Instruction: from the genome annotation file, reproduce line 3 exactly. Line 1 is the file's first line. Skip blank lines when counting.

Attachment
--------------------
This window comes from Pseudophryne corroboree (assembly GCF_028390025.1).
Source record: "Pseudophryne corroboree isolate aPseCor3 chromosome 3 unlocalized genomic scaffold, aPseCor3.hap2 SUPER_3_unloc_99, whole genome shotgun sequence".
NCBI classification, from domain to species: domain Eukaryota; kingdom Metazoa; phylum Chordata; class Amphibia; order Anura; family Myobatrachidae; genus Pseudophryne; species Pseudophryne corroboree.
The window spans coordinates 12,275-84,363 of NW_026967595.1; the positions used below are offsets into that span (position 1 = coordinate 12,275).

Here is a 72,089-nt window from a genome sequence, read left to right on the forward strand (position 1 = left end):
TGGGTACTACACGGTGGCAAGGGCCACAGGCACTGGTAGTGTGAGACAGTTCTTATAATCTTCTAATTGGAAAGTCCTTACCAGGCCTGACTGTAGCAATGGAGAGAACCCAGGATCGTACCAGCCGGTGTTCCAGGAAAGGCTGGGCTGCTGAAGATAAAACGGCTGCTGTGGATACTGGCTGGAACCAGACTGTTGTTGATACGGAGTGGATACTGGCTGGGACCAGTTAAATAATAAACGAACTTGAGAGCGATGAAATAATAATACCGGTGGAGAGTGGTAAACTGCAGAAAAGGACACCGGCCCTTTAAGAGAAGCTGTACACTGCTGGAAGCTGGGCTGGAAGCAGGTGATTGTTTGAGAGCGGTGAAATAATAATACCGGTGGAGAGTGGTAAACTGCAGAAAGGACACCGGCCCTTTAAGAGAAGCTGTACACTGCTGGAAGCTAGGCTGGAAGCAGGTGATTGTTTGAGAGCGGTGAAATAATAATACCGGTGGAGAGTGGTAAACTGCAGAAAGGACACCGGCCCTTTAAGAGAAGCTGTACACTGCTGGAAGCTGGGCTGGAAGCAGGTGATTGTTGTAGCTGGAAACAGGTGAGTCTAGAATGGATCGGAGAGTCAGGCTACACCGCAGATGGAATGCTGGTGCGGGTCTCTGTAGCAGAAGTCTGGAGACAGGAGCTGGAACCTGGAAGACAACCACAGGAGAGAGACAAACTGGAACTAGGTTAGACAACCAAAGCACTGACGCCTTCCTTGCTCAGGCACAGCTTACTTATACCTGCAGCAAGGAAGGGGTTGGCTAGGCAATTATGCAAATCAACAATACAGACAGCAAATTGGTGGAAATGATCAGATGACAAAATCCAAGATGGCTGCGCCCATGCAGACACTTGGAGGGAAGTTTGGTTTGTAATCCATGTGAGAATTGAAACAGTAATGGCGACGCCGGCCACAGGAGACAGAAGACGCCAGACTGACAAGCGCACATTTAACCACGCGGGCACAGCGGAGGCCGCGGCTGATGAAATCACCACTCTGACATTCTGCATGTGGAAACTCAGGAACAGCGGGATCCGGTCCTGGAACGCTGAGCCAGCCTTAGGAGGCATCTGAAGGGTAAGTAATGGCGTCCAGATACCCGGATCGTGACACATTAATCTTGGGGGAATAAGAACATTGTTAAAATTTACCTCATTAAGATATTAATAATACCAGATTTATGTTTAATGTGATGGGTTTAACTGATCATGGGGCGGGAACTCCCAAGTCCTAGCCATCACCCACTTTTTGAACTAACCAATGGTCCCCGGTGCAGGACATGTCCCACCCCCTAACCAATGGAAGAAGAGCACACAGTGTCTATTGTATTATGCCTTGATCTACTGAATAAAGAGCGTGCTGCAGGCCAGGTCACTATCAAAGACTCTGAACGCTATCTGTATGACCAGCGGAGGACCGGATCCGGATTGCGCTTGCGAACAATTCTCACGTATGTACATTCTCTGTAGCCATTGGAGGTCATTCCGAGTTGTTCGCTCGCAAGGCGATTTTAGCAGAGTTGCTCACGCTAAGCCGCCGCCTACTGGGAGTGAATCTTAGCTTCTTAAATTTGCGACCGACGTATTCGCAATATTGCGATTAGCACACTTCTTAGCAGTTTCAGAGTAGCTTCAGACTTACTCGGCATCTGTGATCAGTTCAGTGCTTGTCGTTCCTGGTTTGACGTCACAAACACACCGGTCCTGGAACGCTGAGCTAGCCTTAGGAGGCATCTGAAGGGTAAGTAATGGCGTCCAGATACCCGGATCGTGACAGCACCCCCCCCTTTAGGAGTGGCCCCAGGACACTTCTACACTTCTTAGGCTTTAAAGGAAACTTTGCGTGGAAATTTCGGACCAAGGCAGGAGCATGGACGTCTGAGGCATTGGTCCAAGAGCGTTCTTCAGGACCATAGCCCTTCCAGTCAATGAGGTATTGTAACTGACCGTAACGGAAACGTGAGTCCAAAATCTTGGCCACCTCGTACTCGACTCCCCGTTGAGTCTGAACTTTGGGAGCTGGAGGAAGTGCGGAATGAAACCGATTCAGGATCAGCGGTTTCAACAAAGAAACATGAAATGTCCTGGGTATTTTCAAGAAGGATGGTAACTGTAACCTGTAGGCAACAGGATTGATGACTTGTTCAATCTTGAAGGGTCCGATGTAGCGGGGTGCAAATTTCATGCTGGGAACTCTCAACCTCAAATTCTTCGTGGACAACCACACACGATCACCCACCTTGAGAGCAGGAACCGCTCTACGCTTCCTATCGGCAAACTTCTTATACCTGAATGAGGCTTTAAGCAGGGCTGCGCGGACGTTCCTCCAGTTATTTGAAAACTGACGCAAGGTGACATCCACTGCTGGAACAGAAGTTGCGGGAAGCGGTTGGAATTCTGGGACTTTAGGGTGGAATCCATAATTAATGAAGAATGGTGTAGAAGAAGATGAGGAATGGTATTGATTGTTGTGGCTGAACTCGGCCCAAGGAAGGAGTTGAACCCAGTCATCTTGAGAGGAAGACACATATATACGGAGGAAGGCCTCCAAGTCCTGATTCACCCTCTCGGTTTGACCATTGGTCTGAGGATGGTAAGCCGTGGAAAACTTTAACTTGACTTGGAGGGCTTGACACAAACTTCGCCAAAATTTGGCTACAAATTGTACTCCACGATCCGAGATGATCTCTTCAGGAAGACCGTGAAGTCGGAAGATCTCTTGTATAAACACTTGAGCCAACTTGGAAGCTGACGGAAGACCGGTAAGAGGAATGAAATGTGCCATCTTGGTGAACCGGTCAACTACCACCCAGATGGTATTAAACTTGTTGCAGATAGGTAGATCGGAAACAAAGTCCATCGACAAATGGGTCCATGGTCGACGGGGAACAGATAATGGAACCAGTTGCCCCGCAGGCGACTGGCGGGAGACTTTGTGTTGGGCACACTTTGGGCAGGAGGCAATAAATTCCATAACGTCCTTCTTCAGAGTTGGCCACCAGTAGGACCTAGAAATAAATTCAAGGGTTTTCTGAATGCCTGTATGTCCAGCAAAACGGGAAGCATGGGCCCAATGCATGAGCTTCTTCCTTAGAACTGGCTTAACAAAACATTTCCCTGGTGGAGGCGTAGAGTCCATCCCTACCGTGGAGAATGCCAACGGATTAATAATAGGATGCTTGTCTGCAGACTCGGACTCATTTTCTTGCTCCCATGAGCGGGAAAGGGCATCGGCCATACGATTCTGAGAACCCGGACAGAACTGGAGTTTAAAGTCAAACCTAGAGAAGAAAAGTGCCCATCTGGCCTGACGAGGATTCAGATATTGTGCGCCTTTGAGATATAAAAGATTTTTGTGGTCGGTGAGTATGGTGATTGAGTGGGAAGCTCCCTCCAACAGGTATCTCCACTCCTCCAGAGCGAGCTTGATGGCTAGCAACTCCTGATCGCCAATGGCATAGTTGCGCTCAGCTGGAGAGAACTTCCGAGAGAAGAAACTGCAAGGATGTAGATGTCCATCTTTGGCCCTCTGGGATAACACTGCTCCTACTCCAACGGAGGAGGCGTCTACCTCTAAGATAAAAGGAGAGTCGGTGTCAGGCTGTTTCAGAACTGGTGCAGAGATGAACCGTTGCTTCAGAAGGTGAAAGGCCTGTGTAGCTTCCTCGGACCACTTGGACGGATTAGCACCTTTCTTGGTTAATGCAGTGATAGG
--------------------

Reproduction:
NCBI classification, from domain to species: domain Eukaryota; kingdom Metazoa; phylum Chordata; class Amphibia; order Anura; family Myobatrachidae; genus Pseudophryne; species Pseudophryne corroboree.